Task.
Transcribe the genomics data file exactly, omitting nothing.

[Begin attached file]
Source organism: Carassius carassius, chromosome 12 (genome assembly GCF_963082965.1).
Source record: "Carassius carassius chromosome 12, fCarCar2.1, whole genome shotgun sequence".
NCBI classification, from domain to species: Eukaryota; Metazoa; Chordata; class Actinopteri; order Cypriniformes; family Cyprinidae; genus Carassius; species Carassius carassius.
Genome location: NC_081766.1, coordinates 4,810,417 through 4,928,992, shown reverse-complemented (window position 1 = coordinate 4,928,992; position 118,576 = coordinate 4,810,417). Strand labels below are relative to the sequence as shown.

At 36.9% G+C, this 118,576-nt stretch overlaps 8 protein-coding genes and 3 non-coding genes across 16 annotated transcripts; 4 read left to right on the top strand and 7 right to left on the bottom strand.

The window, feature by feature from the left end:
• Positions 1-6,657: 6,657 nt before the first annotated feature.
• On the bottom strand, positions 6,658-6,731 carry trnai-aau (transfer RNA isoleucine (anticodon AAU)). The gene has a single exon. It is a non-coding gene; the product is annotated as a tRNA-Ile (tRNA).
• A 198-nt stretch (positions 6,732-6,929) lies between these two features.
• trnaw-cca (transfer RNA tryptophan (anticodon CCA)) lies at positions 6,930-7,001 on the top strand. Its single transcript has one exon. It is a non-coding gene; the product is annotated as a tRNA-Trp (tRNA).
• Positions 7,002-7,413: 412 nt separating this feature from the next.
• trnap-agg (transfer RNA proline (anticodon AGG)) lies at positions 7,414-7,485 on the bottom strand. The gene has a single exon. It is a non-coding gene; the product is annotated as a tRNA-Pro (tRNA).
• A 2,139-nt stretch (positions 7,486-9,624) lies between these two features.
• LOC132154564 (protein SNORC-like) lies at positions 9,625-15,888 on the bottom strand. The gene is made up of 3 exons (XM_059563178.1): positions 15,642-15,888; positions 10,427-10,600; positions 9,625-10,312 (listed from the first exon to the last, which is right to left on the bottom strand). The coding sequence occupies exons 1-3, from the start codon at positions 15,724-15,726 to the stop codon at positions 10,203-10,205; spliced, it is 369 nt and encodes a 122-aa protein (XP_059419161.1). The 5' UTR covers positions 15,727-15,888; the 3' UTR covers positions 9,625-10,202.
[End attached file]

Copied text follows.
Source organism: Carassius carassius, chromosome 12 (genome assembly GCF_963082965.1).
Source record: "Carassius carassius chromosome 12, fCarCar2.1, whole genome shotgun sequence".
NCBI classification, from domain to species: Eukaryota; Metazoa; Chordata; class Actinopteri; order Cypriniformes; family Cyprinidae; genus Carassius; species Carassius carassius.
Genome location: NC_081766.1, coordinates 4,810,417 through 4,928,992, shown reverse-complemented (window position 1 = coordinate 4,928,992; position 118,576 = coordinate 4,810,417). Strand labels below are relative to the sequence as shown.

At 36.9% G+C, this 118,576-nt stretch overlaps 8 protein-coding genes and 3 non-coding genes across 16 annotated transcripts; 4 read left to right on the top strand and 7 right to left on the bottom strand.

The window, feature by feature from the left end:
• Positions 1-6,657: 6,657 nt before the first annotated feature.
• On the bottom strand, positions 6,658-6,731 carry trnai-aau (transfer RNA isoleucine (anticodon AAU)). The gene has a single exon. It is a non-coding gene; the product is annotated as a tRNA-Ile (tRNA).
• A 198-nt stretch (positions 6,732-6,929) lies between these two features.
• trnaw-cca (transfer RNA tryptophan (anticodon CCA)) lies at positions 6,930-7,001 on the top strand. Its single transcript has one exon. It is a non-coding gene; the product is annotated as a tRNA-Trp (tRNA).
• Positions 7,002-7,413: 412 nt separating this feature from the next.
• trnap-agg (transfer RNA proline (anticodon AGG)) lies at positions 7,414-7,485 on the bottom strand. The gene has a single exon. It is a non-coding gene; the product is annotated as a tRNA-Pro (tRNA).
• A 2,139-nt stretch (positions 7,486-9,624) lies between these two features.
• LOC132154564 (protein SNORC-like) lies at positions 9,625-15,888 on the bottom strand. The gene is made up of 3 exons (XM_059563178.1): positions 15,642-15,888; positions 10,427-10,600; positions 9,625-10,312 (listed from the first exon to the last, which is right to left on the bottom strand). The coding sequence occupies exons 1-3, from the start codon at positions 15,724-15,726 to the stop codon at positions 10,203-10,205; spliced, it is 369 nt and encodes a 122-aa protein (XP_059419161.1). The 5' UTR covers positions 15,727-15,888; the 3' UTR covers positions 9,625-10,202.